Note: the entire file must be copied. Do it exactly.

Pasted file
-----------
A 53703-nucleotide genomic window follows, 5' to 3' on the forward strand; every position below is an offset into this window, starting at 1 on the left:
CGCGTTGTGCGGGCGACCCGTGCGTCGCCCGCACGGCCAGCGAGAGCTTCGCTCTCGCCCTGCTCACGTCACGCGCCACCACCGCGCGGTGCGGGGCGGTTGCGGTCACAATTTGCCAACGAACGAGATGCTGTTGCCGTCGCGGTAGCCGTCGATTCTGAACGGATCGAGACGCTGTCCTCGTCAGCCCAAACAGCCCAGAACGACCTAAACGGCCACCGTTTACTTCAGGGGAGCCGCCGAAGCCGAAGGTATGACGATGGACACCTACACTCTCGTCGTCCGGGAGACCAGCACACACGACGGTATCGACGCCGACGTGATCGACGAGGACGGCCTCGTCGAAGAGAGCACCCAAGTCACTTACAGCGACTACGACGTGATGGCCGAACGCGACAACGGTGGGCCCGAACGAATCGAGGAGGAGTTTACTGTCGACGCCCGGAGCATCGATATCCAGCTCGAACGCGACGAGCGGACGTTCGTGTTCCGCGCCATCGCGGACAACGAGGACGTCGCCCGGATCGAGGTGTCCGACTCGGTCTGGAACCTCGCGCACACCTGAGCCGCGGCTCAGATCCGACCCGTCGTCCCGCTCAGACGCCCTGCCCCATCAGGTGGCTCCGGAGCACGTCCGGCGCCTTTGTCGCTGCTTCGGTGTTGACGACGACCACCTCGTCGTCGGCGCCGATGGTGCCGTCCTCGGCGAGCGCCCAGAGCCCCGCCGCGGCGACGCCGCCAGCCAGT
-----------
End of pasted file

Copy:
A 53703-nucleotide genomic window follows, 5' to 3' on the forward strand; every position below is an offset into this window, starting at 1 on the left:
CGCGTTGTGCGGGCGACCCGTGCGTCGCCCGCACGGCCAGCGAGAGCTTCGCTCTCGCCCTGCTCACGTCACGCGCCACCACCGCGCGGTGCGGGGCGGTTGCGGTCACAATTTGCCAACGAACGAGATGCTGTTGCCGTCGCGGTAGCCGTCGATTCTGAACGGATCGAGACGCTGTCCTCGTCAGCCCAAACAGCCCAGAACGACCTAAACGGCCACCGTTTACTTCAGGGGAGCCGCCGAAGCCGAAGGTATGACGATGGACACCTACACTCTCGTCGTCCGGGAGACCAGCACACACGACGGTATCGACGCCGACGTGATCGACGAGGACGGCCTCGTCGAAGAGAGCACCCAAGTCACTTACAGCGACTACGACGTGATGGCCGAACGCGACAACGGTGGGCCCGAACGAATCGAGGAGGAGTTTACTGTCGACGCCCGGAGCATCGATATCCAGCTCGAACGCGACGAGCGGACGTTCGTGTTCCGCGCCATCGCGGACAACGAGGACGTCGCCCGGATCGAGGTGTCCGACTCGGTCTGGAACCTCGCGCACACCTGAGCCGCGGCTCAGATCCGACCCGTCGTCCCGCTCAGACGCCCTGCCCCATCAGGTGGCTCCGGAGCACGTCCGGCGCCTTTGTCGCTGCTTCGGTGTTGACGACGACCACCTCGTCGTCGGCGCCGATGGTGCCGTCCTCGGCGAGCGCCCAGAGCCCCGCCGCGGCGACGCCGCCAGCCAGT